Beyond Film-Making to Life-Changing

On the back of the success of his award-winning short film, Step Back, Enfield schoolteacher Leo Powell is filming again, using students from local secondary and primary schools in Enfield.

Backed by London’s Violence Reduction Unit, Leo Powell’s new short film, entitled Bros for Life, addresses topics such as friendships, choices, violence affecting young people, and more, and is set to be released at the end of this year.

Bros for Life, starring Aaron Thomas Ward (EastEnders) and Xavien Russell (Top Boy and Step Back), follows the lives of childhood friends, Tyrone and Shane, who after receiving their GCSE results, seek out different paths for their futures, but one dramatic encounter changes their lives forever.

In a 2019 blog, the Children’s Commissioner for England, Anne Longfield, states that for vulnerable youths, ‘falling out of school’ was a trigger point for getting into trouble with the police or ending up in prison. ‘The children at risk need mental health support, strong relationships, and role models in the community and help for their families. They need diversionary activities after school and at weekends, and additional support with communication and life skills.’

Students from two local secondary schools and a primary school in Enfield are set to be extras in the film. In addition to this, four of these students will gain work experience by being on set every day throughout filming, and will have the opportunity to shadow production crew members.

Due to the lack of extracurricular activities in the filming industry in Enfield, many of these students would not ordinarily be involved in film-making opportunities at such a young age.

Leo, who is currently Head of Year 11 at St Ignatius College, said:

This project can help to increase the self-esteem of young people through positive role models and involvement in a short film. It will also help young people gain film-making skills, and enhance their career aspirations in the film industry. My hope is that this project goes beyond film-making to life-changing!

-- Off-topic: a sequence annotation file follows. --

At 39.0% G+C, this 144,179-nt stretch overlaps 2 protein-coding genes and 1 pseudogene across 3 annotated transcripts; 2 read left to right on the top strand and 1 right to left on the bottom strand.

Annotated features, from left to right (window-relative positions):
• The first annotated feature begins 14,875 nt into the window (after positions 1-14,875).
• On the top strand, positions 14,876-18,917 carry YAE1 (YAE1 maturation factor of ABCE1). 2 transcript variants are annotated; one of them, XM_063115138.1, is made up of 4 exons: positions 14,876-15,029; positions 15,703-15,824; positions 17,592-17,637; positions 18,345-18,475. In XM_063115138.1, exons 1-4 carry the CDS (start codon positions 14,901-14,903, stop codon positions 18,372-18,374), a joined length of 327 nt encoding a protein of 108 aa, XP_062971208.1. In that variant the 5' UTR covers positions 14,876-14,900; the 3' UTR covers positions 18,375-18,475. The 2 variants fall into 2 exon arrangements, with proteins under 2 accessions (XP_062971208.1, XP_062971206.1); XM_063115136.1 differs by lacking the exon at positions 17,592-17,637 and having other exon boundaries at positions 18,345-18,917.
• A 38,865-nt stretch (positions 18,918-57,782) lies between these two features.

Lib Peck, Director of London’s Violence Reduction Unit, said:

Our focus is to champion the voice of young people and to take action by supporting them through education, training, employment, and investing in thousands of positive opportunities.

“A positive role model in a young person’s life is crucial – whether that’s at school, in the family or in the community. We’re really pleased to be working with Leo on this project that will tell an important story and opens up fantastic opportunities and experiences for young people.

Leo Powell is one of the UK’s leading County Lines trainers and facilitators, demonstrating a wealth of knowledge and expertise in the area of gangs, grooming, exploitation, and more. Leo has developed a comprehensive training programme that he delivers in primary and secondary schools, to organisations, churches, practitioners, parents, youth workers, and more. His work in the area of County Lines has gained huge traction, where he has been awarded funding through MOPAC (Mayor’s Office for Policing and Crime), and the Mayor of London’s Young Londoner’s Fund.

Leo began working with young people in 2010 when he was first invited to become a volunteer youth leader for Jubilee Church London in Enfield. Over the years, including two years when he was a Senior Behaviour Supervisor at Chace Community School in Enfield, he has mentored, pastored, and supported numerous young people, who were experiencing a variety of school and life challenges. He has also proven himself as a positive and influential role model within both a church context and in the community of Enfield.

In 2019 he took on the role as a mentor in Feltham Youth Offenders Institute, working for the organisation Roadlight, where he worked with the most challenging, high-risk offenders in the country. Bros for Life, which will be released at the end of the year, will be produced by Leo Powell’s production company, Nineveh Productions. For more information, visit www.leopowell.co.uk 

Written by: Shirley McGreal

Leave a Reply

Your email address will not be published. Required fields are marked *